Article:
(This post was originally written in July, 2007 on the older version of this blog and is now being reused on the WordPress platform)
“Pali Pali (빨리빨리)” is known to be the first phrase which those start working in Korea are required to learn. What does “Pali Pali” mean? It means, “Hurry Hurry” or “Faster Faster”. People in Korea are hardcore like that.
While the title of this post “Things are crazy over here” is obviously meant to catch your attention a bit, I really do mean that things could get quite crazy over here in terms of the pace of things changing.
I’m a huge NBA fan, especially of the Miami Heat. I went back to U.S. for a business trip about a year ago, first time in 3 years. I was watching the NBA playoffs on TNT and ESPN, the first impression I got was “nothing’s changed in 3 years!” Ads looked the same. TV presentations looked the same. Even the guys on the show, including dear Kenny and Charles, were the same! Not bad after all, right?
NBA was only one of many things that didn’t seem to have changed. The language, people, food, atmosphere, etc. You might ask “Well, how much change do you really expect just in 3 years??”
Things are quite different in Korea, though. Language changes a great deal in 3 years. So does what we eat. So does what we wear. Even what we watch. 5 years ago we were only watching Korean soap operas. Now everyone’s watching Heroes or Prison Break over here, thanks to various P2P applications.
We work a lot, too. According to a Wikipedia article, Korea recorded the most working hours out of all the OECD countries.
Why do things change and go around so fast and we still work so many hours? I don’t know. Maybe we are all unproductive workers. Maybe we don’t have firm principles or philosophies that govern and tie together the society in general, which keep weird changes from happening. Maybe people are just having fun running out of breath every time there’s another change to adapt themselves to.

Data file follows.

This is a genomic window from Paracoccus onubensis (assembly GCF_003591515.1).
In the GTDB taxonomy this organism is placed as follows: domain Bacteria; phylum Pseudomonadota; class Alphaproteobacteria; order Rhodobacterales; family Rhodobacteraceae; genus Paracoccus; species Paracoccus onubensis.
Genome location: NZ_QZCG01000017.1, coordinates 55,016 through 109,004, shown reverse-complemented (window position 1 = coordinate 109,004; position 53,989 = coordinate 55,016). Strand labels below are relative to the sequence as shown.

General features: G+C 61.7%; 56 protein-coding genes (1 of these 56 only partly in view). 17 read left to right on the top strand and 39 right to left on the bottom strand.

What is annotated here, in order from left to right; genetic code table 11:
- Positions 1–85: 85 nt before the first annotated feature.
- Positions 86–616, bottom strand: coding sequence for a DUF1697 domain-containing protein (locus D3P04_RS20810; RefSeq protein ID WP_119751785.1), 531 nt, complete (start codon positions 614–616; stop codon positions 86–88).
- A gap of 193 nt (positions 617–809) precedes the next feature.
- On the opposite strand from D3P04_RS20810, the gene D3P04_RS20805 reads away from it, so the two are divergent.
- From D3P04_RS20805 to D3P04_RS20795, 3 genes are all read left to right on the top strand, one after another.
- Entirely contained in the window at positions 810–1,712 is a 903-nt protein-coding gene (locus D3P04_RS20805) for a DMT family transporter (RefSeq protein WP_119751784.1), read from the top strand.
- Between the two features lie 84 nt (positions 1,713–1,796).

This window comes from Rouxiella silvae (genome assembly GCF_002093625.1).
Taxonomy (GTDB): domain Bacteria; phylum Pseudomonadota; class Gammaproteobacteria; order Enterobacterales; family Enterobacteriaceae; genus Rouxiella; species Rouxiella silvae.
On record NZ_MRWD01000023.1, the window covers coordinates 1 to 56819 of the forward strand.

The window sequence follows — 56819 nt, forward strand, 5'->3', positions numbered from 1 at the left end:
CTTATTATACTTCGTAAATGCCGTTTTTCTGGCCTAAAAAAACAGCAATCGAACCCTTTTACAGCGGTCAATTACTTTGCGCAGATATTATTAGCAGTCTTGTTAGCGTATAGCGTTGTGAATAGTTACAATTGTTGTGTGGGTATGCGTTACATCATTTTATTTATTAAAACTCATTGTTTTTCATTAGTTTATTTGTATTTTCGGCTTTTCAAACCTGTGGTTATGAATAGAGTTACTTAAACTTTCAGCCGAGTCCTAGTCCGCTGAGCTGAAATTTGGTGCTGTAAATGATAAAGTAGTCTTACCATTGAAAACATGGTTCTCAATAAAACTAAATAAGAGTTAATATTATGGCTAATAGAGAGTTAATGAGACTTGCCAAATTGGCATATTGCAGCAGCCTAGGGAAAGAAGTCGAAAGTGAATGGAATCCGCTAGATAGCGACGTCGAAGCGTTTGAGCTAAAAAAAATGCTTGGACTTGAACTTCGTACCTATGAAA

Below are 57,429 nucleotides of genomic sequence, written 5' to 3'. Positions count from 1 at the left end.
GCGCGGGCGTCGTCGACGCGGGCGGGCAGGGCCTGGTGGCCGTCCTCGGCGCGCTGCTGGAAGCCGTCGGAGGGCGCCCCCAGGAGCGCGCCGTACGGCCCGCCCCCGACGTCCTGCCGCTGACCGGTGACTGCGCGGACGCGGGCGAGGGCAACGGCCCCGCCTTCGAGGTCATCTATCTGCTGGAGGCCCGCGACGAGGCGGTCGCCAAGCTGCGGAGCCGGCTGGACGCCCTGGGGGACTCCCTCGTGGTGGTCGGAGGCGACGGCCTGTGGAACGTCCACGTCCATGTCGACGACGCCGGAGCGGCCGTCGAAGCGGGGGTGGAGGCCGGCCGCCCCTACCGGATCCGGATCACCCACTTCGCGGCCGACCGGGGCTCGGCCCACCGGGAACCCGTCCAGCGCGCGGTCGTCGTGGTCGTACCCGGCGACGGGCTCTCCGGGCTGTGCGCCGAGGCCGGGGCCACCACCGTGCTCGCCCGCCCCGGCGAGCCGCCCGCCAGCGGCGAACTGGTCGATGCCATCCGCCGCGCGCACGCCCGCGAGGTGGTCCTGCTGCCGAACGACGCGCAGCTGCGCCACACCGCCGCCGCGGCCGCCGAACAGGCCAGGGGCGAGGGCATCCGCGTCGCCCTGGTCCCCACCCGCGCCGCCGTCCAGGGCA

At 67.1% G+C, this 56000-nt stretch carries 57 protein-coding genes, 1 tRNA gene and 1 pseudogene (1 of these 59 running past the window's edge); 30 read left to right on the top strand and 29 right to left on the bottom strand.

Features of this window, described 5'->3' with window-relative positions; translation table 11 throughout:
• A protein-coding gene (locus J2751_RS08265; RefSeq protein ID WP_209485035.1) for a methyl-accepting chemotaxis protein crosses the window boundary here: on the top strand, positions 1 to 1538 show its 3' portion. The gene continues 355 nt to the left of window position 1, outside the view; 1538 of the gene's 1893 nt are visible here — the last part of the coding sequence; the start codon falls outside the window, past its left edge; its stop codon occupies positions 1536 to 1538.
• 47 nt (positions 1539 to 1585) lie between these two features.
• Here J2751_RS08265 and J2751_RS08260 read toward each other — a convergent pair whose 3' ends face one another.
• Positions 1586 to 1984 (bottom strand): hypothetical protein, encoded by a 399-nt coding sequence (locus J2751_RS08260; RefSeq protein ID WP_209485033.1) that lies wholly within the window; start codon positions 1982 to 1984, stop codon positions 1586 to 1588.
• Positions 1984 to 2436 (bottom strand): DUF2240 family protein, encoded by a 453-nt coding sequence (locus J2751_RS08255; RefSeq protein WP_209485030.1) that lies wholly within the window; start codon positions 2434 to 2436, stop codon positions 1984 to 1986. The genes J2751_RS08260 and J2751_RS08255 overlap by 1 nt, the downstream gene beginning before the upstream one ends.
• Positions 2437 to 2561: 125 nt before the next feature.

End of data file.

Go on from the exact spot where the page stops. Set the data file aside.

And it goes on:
But more than anything, it’s all cultural again. In Asia, things are often about people only. This often means when a small group of people start changing and making a noise, it can spread through the rest of the world at lightning speed without people considering the bigger pictures behind it. You see butterfly effects happening everywhere all the time. May I remind you of the word “emergence”? I’m not sure if you can apply of any of those complex network theories to the way we interact with each other over here, but it surely feels like it.
Well, then. What about the Web? It changes so fast that it’s lierally crazy. I mentioned above our language changing so fast. It’s actually because there are so many jargons being born on the Web that it directly influences how we express ourselves. If you say a phrase that was popular on the Web even a year ago, you’re already not cool any more. News that comes up on portal news sites, the most powerful journalistic institutions in Korea now, which I’ll cover later, can affect so many people that one picture taken with a cellphone and uploaded by a high school student in subway gets viewed by half of the entire Korean population the next day, stirs up the whole nation, and forces politicians to change the law within a week.
If you really think about it, this “craziness” or “intractability” is what represents the new Web. Things are crazy and cannot be controlled. Korean people are so used to that. We’ve been living like that for decades even before the Web was born.
So what’s the conclusion of this post? I miss the laid-back culture in California. I miss the diversity in New York. But I’m here now and things are running only faster because of the Web. Sometimes because of the insanity I’m used to here, many things found in Techmeme seem to be a warmup session to me.
Like I said, the gap is closing. Trust me. Things are only getting crazier for everybody. Maybe we’re all just doomed like this dude. Ask any dedicated blogger.